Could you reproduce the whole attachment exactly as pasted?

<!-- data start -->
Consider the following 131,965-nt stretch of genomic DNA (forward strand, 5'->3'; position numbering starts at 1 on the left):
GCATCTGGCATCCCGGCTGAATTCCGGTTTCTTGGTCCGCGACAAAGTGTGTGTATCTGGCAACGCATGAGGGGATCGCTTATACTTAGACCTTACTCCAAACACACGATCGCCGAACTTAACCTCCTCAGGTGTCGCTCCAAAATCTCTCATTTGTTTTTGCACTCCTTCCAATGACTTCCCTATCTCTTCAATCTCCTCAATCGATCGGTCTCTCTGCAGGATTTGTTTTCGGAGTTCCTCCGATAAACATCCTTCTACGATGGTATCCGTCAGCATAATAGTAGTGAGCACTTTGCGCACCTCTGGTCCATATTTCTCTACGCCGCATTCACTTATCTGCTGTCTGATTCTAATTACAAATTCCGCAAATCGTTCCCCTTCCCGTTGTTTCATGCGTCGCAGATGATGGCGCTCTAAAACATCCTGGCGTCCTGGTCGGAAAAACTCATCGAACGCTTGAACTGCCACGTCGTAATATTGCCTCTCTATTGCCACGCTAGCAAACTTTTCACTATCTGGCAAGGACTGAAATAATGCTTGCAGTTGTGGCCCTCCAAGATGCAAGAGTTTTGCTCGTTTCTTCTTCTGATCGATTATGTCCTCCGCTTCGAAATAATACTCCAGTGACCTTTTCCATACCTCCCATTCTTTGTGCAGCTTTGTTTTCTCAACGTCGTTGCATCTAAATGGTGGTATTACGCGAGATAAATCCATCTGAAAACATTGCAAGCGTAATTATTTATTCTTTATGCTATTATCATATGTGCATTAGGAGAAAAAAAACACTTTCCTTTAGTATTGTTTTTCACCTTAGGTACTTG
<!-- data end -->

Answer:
Consider the following 131,965-nt stretch of genomic DNA (forward strand, 5'->3'; position numbering starts at 1 on the left):
GCATCTGGCATCCCGGCTGAATTCCGGTTTCTTGGTCCGCGACAAAGTGTGTGTATCTGGCAACGCATGAGGGGATCGCTTATACTTAGACCTTACTCCAAACACACGATCGCCGAACTTAACCTCCTCAGGTGTCGCTCCAAAATCTCTCATTTGTTTTTGCACTCCTTCCAATGACTTCCCTATCTCTTCAATCTCCTCAATCGATCGGTCTCTCTGCAGGATTTGTTTTCGGAGTTCCTCCGATAAACATCCTTCTACGATGGTATCCGTCAGCATAATAGTAGTGAGCACTTTGCGCACCTCTGGTCCATATTTCTCTACGCCGCATTCACTTATCTGCTGTCTGATTCTAATTACAAATTCCGCAAATCGTTCCCCTTCCCGTTGTTTCATGCGTCGCAGATGATGGCGCTCTAAAACATCCTGGCGTCCTGGTCGGAAAAACTCATCGAACGCTTGAACTGCCACGTCGTAATATTGCCTCTCTATTGCCACGCTAGCAAACTTTTCACTATCTGGCAAGGACTGAAATAATGCTTGCAGTTGTGGCCCTCCAAGATGCAAGAGTTTTGCTCGTTTCTTCTTCTGATCGATTATGTCCTCCGCTTCGAAATAATACTCCAGTGACCTTTTCCATACCTCCCATTCTTTGTGCAGCTTTGTTTTCTCAACGTCGTTGCATCTAAATGGTGGTATTACGCGAGATAAATCCATCTGAAAACATTGCAAGCGTAATTATTTATTCTTTATGCTATTATCATATGTGCATTAGGAGAAAAAAAACACTTTCCTTTAGTATTGTTTTTCACCTTAGGTACTTG